In the home building and remodeling trades, the term "rough-in" refers to the stage of construction after the basic framing is completed and the mechanical wiring, plumbing, and HVAC installations are completed but before walls and ceilings are closed up with wallboard. This is the point at which work is reviewed by the building inspector. The absence of wall and floor coverings allows for easier modification if the rough-in does not pass inspection or if the homeowner makes a change order to alter the project.
Types of Rough-In
For inspection purposes, each type of machine has a definition of the rough-in:
- Electrical: A rough-in here means that all electrical cables have been pulled through studs and other framing members and are inserted into wall and ceiling boxes. But the light switches, outlets, lights, and other devices are not attached—inspection of that aspect of the work occurs during the final inspection.
- Plumbing: The rough-in here means that all water supply and drain pipes have been run through bored holes in the studs and other framing members and that all pipe connections have been made. But no sinks, faucets, or other fixtures and end elements are yet installed at this phase.
How the Rough-In Fits in the Permitting Process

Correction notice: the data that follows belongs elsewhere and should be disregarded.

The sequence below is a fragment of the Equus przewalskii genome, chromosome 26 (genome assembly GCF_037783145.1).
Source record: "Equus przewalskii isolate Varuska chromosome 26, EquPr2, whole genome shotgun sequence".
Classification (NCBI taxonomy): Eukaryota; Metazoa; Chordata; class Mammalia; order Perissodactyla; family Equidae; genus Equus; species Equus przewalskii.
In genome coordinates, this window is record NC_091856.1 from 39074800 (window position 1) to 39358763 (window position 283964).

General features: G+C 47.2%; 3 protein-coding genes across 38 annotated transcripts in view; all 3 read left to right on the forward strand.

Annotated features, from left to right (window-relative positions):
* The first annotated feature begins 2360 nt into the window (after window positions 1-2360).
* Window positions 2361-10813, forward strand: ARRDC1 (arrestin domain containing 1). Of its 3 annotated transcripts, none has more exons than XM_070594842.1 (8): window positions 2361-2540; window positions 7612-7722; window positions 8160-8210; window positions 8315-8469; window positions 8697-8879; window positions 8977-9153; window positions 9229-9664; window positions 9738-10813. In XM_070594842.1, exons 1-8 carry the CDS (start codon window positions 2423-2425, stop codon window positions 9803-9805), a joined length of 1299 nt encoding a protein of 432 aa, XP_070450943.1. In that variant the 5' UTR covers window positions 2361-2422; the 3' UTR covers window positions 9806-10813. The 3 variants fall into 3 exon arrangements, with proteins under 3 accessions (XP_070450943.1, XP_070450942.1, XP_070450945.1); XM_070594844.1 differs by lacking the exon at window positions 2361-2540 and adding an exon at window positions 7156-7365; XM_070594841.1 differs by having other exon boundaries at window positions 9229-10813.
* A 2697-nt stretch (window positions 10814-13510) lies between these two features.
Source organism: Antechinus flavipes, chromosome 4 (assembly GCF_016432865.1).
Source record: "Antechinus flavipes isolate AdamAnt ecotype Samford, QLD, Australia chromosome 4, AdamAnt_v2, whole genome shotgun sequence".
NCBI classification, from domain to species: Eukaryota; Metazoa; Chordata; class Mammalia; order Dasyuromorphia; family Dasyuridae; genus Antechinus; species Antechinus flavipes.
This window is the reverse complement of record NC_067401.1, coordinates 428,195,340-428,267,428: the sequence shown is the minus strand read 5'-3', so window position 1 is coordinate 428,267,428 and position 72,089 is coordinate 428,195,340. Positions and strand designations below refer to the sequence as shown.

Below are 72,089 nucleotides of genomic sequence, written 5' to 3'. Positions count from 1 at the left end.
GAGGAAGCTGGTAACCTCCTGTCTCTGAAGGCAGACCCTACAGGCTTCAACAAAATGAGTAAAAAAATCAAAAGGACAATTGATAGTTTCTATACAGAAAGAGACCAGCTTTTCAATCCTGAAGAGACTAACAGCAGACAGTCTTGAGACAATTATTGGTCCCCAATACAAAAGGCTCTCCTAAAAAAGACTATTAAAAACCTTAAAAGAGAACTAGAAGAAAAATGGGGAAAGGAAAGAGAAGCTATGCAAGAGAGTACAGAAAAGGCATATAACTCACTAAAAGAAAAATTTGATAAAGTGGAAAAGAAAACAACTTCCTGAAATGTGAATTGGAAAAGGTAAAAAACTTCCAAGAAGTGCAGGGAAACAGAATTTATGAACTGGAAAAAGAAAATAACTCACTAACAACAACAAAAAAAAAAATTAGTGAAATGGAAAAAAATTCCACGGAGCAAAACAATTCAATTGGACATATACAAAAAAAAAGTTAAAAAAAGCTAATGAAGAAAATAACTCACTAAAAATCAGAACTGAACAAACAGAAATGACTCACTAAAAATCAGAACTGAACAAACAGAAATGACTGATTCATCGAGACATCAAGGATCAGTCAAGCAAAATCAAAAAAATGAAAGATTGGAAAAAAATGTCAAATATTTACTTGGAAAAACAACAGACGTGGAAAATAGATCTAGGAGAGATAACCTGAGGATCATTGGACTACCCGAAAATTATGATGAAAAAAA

Roughing-in should be completed before the first visit from a building, electrical, or plumbing inspector. These inspections fit into the typical workflow like this:
- Wall, floor, and ceiling systems are built and left open. No drywall is installed yet.
- The electrician comes in and runs an electrical wire from the service panel to various endpoints, such as outlet receptacles and light switches. Within each box, the wire is left bare-ended and unattached.
- Around the same time, the plumber comes in and runs supply and drain pipes through studs and under floors to kitchen and bathroom sinks, showers, bathtubs, laundry rooms, etc.
- Inspectors make the first visit and approve or fail the work.
- Drywall installers come in to hang and finish the drywall.
- Electrician, plumber, and other tradespeople return and install the end-point devices, such as outlets, lights, and light switches for the electrician, and sinks, showers, and bathtubs for the plumber.
- Inspectors make a second visit.
- The building permit is approved ("finaled") or not. If the permit is not approved based on problems with the installation, the work must be corrected. The inspectors will return until work is completed to their satisfaction.
Expectations for the Rough-In
Building trade professionals all approach the rough-in with the expectation that the installation is final, not a work-in-progress. The same should be true for any homeowner performing remodeling work. The rough-in should be your best effort, work done exactly to specification. However, if an inspector should order a modification, or if a homeowner client demands a change, the fact that the work remains accessible will make it easier for those changes to be made.